Central Bank of Kenya Issues Guidance Note on Cybersecurity
On August 18, 2017, the Central Bank of Kenya (“CBK”) used its authority under Section 33(4) of the Banking Act to publish a Guidance Note on identifying and mitigating cyber risk. The Guidance Note directs institutions licensed under the Banking Act (Cap. 488) (“Institutions”) to develop and implement a comprehensive set of program requirements to mitigate cybersecurity risk.
According to a 2016 report by Serianu, a Kenya-based IT services and business consulting firm, Kenya lost approximately $175 million to cybercrime in 2016. The report identifies the introduction of e-services in both the private and public sector as a major factor behind the dramatic increase in new cyber weaknesses. Other experts say the interconnectivity of the Kenyan economy and the automation of banking services have further exposed Kenya’s financial sector to risk. In issuing the Guidance Note, the CBK also recognized the “interconnectedness” of financial Institutions and the need for a coordinated approach and information sharing to maintain “public trust and confidence in the financial system.”
As a result, CBK’s Guidance Note establishes minimum requirements that Institutions should adopt in order to develop effective cybersecurity policies and procedures, but recognizes that it is “not a replacement for and does not supersede the legislation, regulations and guidelines that institutions must comply with as part of their regulatory obligations.” Among other things, the Guidance Note provides regulatory guidance for the following key areas:
Governance: The Guidance Note emphasizes a top-down approach to risk-management, and imposes obligations at all levels of the organization: boards of directors and executive management are directly responsible for strategic aspects of the cybersecurity risk mitigation, and Institutions must identify a Chief Information Security Officer to develop and implement cybersecurity policies and controls across the organization.
Members of Institutions’ boards of directors are expected to “set the right tone at the top” by elevating the importance and awareness of the Institution’s cybersecurity policies and procedures. In addition, they should allocate an adequate cybersecurity budget based on their Institution’s structure and ensure that their cybersecurity policy applies to all of their Institution’s operating entities, including subsidiaries, joint ventures, and geographic regions. Members of senior management are responsible for the implementation of their Institution’s cybersecurity risk identification and mitigation strategy, as well as ensuring the creation of a containment strategy and documenting a cybersecurity incident response plan to be used in event of a breach. The CISO should be a part of senior management and should focus on the tactical and operational aspects of the Institution’s cybersecurity policy, such as ensuring that information systems meet the needs of the Institution and its Information and Communication Technology (ICT) strategy, as well as testing the Institution’s disaster recovery and business continuity plans.
Moreover, the Guidance Note provides that the CISO should report to the Institution’s CEO no less than once per quarter on the CISO’s assessment of the confidentiality, integrity, and availability of information systems in the Institution; exceptions to the approved cybersecurity policies and procedures; the CISO’s assessment of the effectiveness of the cybersecurity program; and all material cybersecurity events that occurred during the period.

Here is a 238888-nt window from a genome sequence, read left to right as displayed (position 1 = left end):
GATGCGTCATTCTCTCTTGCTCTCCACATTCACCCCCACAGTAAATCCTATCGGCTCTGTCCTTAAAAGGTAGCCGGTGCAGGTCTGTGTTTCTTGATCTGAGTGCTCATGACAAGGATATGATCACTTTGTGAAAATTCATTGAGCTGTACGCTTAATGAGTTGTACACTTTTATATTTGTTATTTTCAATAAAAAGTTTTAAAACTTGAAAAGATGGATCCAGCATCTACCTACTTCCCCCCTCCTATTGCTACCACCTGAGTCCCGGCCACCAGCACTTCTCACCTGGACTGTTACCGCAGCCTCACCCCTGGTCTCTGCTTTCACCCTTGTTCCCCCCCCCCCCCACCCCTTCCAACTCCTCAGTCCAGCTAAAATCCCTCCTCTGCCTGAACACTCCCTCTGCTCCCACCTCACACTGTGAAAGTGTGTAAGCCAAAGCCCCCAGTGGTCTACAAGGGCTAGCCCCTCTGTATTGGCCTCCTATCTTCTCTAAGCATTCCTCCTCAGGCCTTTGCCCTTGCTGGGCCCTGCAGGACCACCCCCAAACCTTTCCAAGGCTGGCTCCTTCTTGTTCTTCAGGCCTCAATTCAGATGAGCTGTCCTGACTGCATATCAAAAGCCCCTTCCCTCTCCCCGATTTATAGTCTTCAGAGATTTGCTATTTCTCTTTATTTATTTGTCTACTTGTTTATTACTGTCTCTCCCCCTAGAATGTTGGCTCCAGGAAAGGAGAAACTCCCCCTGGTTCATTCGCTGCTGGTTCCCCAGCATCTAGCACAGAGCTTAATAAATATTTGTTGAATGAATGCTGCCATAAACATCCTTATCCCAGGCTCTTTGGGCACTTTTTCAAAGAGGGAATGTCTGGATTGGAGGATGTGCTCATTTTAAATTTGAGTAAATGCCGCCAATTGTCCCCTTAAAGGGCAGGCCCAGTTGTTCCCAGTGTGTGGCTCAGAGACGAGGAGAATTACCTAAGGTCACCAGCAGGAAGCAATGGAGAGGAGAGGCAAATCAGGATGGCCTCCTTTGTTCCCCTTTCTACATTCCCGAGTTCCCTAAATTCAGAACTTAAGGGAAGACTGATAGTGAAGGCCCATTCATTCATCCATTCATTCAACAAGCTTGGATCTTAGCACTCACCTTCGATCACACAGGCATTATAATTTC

Independent Assessments/Tests: The Guidance Note requires Institutions to have in place functions for internal audits, risk management, and external audits. The internal audit function must include assessments of the design and effectiveness of the Institution’s cybersecurity framework, as well as threat and vulnerability assessment tests. The findings of such assessments must be reported to the board. The external audit function should conduct similar assessments (and also is required to report findings to the board and CBK on an annual basis). In addition, the risk management function must include monitoring of current and emerging risks, as well as changes to applicable laws and regulations.
Outsourcing: The Guidance Note specifically highlights the cybersecurity risks posed by the use of third-party services, such as cloud services. The Guidance Note therefore advises Institutions to have in place adequate outsourcing agreements, due diligence procedures for prospective service providers, and monitoring processes for service delivery.
Training/Awareness: Institutions are instructed to provide IT security awareness training programs for all personnel—including senior management and the board. In addition, there should be a formalized plan in place that details the technical training that will be provided to Institutions’ cybersecurity specialists on an ongoing basis. Finally, cybersecurity awareness and information should be provided to a variety of the Institution’s third-party stakeholders, from clients and suppliers to partners and service providers.
Institutions are required to submit their cybersecurity policy consistent with the requirements outlined in the Guidance Note to CBK by November 30, 2017. In addition, Institutions are required to notify CBK of any cybersecurity incidents that could have a “significant and adverse impact” on business operations, finances, or reputation within 24 hours and to submit quarterly reports to CBK regarding the occurrence and handling of all cybersecurity incidents. The Banking Act provides that failure to comply with any direction or order under Section 33 shall, in addition to the penalty prescribed under Section 49 of the Banking Act, be liable “to such additional penalty as may be prescribed for each day or part thereof during which the offense continues.”